Why China wants to propel the modernization of Argentina’s air force
Author: Loro Horta, Dili
In early May, several media reported that a Chinese delegation visited Argentina to discuss an important arms deal. The deal could be a game-changer for Argentina and the South American arms market.
According to reports, the two governments discussed the possibility of selling the Sino-Pakistani Argentina JF-17 fighters. If the deal goes through, it will be the most advanced fighter jet offered by China to the region and could pave the way for future arms deals with other South American countries.
This is not the first time that a major arms deal between China and Argentina has been announced. In 2015, the two countries signed an agreement for the purchase by Argentina of several weapon systems. Estimated at US $ 1 billion, the agreement included warships, armored vehicles and fighter planes. In the same year, Argentine Defense Minister Agustin Rossi announced that the JF-17 was among the items to be purchased in China.
These agreements were signed under the presidency of Cristina Fernandez de Kirchner (2008-2015), the leftist leader and Peronist who forged close ties with China. The election of right-wing president Mauricio Macri in December 2015 resulted in the cancellation of these projects. But since 2019, with the return of a Peronist government and with Kirchner as vice-president, these arms transactions have been reborn.
Argentina’s financial crises and the lack of foreign exchange to acquire expensive weapon systems have long been an obstacle to China’s sale of defense equipment to Argentina. However, several factors have emerged that increase the chances of success for Chinese arms companies.
The Argentine Air Force has reached a critical point in its inventory of fighter jets. For decades, the French-built Dassault Mirage III interceptor aircraft has been the backbone of Argentina’s fighter force. In 2015, due to aging aircraft and budget constraints, the Argentine Air Force was forced to withdraw its fighter jets.
For six years now, Argentina has not had combat interceptors, although neighboring countries Brazil and Chile have modern fighter jets. Argentina has attempted to purchase new jets from several Western countries, but the British government has maintained an effective arms embargo against the country since the Falklands War in 1982.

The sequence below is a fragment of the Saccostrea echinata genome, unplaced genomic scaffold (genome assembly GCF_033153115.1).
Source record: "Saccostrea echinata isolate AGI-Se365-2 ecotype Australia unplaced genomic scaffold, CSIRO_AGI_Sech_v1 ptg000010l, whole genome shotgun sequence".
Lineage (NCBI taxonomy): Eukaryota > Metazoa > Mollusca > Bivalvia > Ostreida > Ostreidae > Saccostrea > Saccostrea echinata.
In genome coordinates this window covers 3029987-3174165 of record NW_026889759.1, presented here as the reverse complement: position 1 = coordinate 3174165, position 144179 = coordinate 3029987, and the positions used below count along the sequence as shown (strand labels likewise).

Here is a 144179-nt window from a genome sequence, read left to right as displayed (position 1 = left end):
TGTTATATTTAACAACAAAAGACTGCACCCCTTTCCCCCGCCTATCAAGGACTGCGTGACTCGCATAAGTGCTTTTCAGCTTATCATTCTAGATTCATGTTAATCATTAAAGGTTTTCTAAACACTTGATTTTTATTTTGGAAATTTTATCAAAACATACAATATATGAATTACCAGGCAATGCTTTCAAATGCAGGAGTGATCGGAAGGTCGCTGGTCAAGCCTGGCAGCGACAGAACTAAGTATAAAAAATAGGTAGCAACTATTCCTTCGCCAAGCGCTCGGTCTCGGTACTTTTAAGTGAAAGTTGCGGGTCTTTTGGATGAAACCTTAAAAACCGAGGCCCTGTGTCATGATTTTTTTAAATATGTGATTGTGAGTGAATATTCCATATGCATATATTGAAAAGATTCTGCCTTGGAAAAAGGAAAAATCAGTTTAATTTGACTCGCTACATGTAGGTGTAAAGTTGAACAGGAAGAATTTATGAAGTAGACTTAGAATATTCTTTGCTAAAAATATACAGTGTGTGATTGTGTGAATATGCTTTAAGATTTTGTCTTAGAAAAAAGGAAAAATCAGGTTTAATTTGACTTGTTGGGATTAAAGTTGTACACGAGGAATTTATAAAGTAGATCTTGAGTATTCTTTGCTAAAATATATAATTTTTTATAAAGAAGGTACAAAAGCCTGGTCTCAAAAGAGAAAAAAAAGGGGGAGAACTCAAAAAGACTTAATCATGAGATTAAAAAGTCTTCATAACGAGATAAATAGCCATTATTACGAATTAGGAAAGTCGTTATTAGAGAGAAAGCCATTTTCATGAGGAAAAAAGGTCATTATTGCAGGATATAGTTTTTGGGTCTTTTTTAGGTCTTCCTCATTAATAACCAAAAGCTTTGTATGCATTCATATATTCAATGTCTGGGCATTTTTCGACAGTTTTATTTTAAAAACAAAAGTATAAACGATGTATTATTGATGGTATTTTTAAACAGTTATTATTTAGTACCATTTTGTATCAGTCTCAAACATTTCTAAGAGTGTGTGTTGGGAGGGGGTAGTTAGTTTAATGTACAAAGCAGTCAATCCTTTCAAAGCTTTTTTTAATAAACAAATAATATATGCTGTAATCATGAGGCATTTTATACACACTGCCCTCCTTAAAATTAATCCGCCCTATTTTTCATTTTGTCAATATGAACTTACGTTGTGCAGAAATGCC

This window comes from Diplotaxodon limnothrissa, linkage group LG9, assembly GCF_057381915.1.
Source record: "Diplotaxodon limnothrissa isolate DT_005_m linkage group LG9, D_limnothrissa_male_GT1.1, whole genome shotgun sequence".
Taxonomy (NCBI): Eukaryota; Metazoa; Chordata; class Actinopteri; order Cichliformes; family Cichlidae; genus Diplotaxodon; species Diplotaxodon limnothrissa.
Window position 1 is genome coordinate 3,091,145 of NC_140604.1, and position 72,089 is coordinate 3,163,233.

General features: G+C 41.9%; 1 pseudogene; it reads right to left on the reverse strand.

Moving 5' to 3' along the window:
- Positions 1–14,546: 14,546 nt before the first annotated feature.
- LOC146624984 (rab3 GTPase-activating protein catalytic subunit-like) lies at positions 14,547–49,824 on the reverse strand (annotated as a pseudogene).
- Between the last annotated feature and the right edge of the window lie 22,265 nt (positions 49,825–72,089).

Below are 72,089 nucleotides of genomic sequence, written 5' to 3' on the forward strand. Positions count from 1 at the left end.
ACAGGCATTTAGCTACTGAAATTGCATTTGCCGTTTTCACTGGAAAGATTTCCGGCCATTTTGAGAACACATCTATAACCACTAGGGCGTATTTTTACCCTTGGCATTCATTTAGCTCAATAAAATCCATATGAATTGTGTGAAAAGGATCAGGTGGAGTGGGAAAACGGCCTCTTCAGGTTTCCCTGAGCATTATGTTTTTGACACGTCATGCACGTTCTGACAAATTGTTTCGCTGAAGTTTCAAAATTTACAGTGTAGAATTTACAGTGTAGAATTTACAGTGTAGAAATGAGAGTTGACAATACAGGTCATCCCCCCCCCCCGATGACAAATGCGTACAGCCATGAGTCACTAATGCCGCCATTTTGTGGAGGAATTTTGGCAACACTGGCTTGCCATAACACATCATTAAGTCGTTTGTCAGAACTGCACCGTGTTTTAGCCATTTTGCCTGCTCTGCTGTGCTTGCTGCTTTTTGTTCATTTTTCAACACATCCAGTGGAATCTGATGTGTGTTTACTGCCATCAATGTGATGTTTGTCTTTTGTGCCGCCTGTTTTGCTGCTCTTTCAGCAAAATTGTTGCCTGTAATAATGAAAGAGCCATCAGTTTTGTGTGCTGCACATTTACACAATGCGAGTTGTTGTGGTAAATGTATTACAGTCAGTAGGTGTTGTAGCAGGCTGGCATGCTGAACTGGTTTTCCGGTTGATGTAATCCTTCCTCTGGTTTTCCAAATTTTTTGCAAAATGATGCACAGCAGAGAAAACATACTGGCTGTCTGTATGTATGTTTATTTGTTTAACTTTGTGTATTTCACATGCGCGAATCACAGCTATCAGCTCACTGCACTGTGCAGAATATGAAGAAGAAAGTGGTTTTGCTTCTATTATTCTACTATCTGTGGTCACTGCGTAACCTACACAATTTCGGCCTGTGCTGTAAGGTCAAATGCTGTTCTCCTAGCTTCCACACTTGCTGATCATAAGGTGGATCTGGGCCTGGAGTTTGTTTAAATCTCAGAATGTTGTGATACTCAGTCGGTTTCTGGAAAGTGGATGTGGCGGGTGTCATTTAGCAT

The United Kingdom is particularly sensitive to the acquisitions of fighter jets, recalling that most of the British losses in the Falklands War were inflicted by the Argentine Air Force. In 2015, Argentina attempted to acquire Swedish JAS 39 Gripen fighter jets, but Sweden backed off the sale due to pressure from London. South Korea too withdrew his offer sell Argentine fighter jets due to pressure from the UK. Even the fact that the JF-17’s ejection seat was built by a British company was a point of contention.
Not only are Western arms markets severely restricted in Buenos Aires, Argentina remains on the brink of bankruptcy. Chinese fighter jets are cheaper than Westerners. China also offers flexible payment methods and goodwill periods, where recipients are not required to pay for several years or can pay in installments. With Venezuela, US sources claim that China has sold weapons on generous terms in exchange for cheap oil.
China’s willingness to jointly produce the JF-17 and share its technology with Argentina softens the deal even further. Argentina has long favored agreements that allow technology transfers in order to strengthen its defense industry. The two countries are also negotiating a license for Argentina to produce Chinese helicopters and armored vehicles.
While some Argentinian politicians and parts of the military have opposed close military cooperation with China, they have offered no alternative. All branches of the Argentine army, not just the air force, are in urgent need of modernization.
If the deal goes through, Project JF-17 could lay the groundwork for China’s emergence as a major arms supplier to a region once dominated by the United States. Yet Beijing’s strategy of financial flexibility with Argentina goes beyond arms.
Argentina is the second largest country in Latin America and a member of the G20. The country’s vast and sparsely populated territory is rich in natural resources. In March, Argentine media, citing sources in the president’s office, reported that China and Argentina were negotiate 15 infrastructure projects worth 30 billion US dollars. Chinese companies have invested around US $ 15 billion in the country’s oil sector. Argentina is also a major source of agricultural exports (including soybeans) to China.
Short-term profits from arms sales are not Beijing’s top priority. Longer-term political and economic gains are the main drivers of Beijing’s Argentina strategy. Despite its many problems, Argentina is an important regional country. Beijing recognizes this and pledges to consolidate its presence in Argentina at a time when the country is in desperate need of help.
Loro Horta is a civil servant based in Dili and a former Ambassador of Timor-Leste to Cuba.
All opinions expressed in this article are strictly those of the author.